Finding the right name for your business
Build a solid foundation for your business by branding with a name that you can easily market across a variety of outlets.
Once you have an idea for a small business that will fill a niche in the marketplace, you'll want to develop a strong company name that will help your business stand out. But that can sometimes be just as difficult as coming up with the business idea itself. Here are a few tips to help get you started.
Consider your brand
Before starting the decision process, consider how people will perceive the name of your business in print, online, and in person.
Brand fit is especially important, says Jose Palomino, President of Value Prop Interactive, a training and consulting company. "Your branding strategy should focus on what you want people to think, feel, and remember when they look at your product or service."
Palomino says your business name should reflect your brand, so the whole package serves as a strong, integrated representation of what your company stands for and will do for its customers.
Karyn Greenstreet, owner of Passion for Business, a small business coaching and consulting firm, agrees. "When we're talking about naming a company, we're really talking about branding," she says. "If you name your business Joe's Consulting and Tackle Shop, that's confusing. It doesn't tell customers what, exactly, your business does. Your company name should be unique and clear."
Once you have an idea of your overall brand, StartupBros recommends brainstorming words and phrases that describe your product, service, or passion. Think about your company's reason for existing and anything you want associated with your business. Combine and rearrange the words in various ways to produce memorable and meaningful name ideas.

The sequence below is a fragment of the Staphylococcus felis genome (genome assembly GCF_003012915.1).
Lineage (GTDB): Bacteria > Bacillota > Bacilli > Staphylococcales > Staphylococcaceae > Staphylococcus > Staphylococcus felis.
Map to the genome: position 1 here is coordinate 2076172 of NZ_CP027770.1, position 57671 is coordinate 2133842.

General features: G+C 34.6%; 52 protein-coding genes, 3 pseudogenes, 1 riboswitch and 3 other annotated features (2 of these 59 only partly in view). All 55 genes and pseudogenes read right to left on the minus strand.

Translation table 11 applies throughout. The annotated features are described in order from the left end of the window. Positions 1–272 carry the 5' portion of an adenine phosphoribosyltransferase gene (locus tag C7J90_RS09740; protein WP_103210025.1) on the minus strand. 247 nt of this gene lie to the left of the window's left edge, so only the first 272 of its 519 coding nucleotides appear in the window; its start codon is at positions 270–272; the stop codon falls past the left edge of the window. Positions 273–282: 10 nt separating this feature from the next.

Plan your online presence
Perform web search to see what competitor names are out there. It is recommended to search the web for all potential website domain names and lock them down right away. Also search various social media platforms and make sure you can create accounts using your potential brand name. You don't want to go through the process of choosing a name and then find out someone else is using it online.
Check for trademarks
Once you have settled on a name, make sure another company hasn't trademarked it before carving the name in stone. Trademark infringement may cost your business money, time, and hassle. You can use the trademark search tool provided by the United States Patent and Trademark Office to see if the name you're considering is already trademarked.
Talk to your intended audience
While it's tempting to ask friends and family for their thoughts on your new business name, StartupBros recommends going directly to the source: your intended customer. One strategy they suggest is using Leadpages to create identical sample landing pages, each with one of the potential names. Then create Facebook ads for both landing pages directed at your target audience to see which name generates the most traffic. This strategy can also help you collect email addresses and start out with leads and contacts.
Greenstreet agrees that it's best to go beyond your network of friends and family for feedback. "Do an in-person focus group," she says. "Get a large group of your target audience together and suggest various company names. Watch their faces. You'll see which name strikes a chord."
She suggests offering your focus group participants something for their time — a catered lunch, small stipend, or the chance to win a prize.
Decide whether to incorporate your business
If you choose to form a legal entity such as a corporation, partnership, or limited liability company, contact a lawyer and/or a CPA for guidance. Check your state filing office to find out whether someone else is operating under your chosen business name. You may be able to use your chosen name if your business offers different goods and services or is located in different regions of your state, but it's best to determine this early in the game.
Naming your business is a critical step: one that deserves time and effort. "The biggest surprise about naming your business is the amount of time it takes," Greenstreet says. "It took me two years to discover the perfect name for mine."
Once you have a name, make sure you're protecting your intellectual property.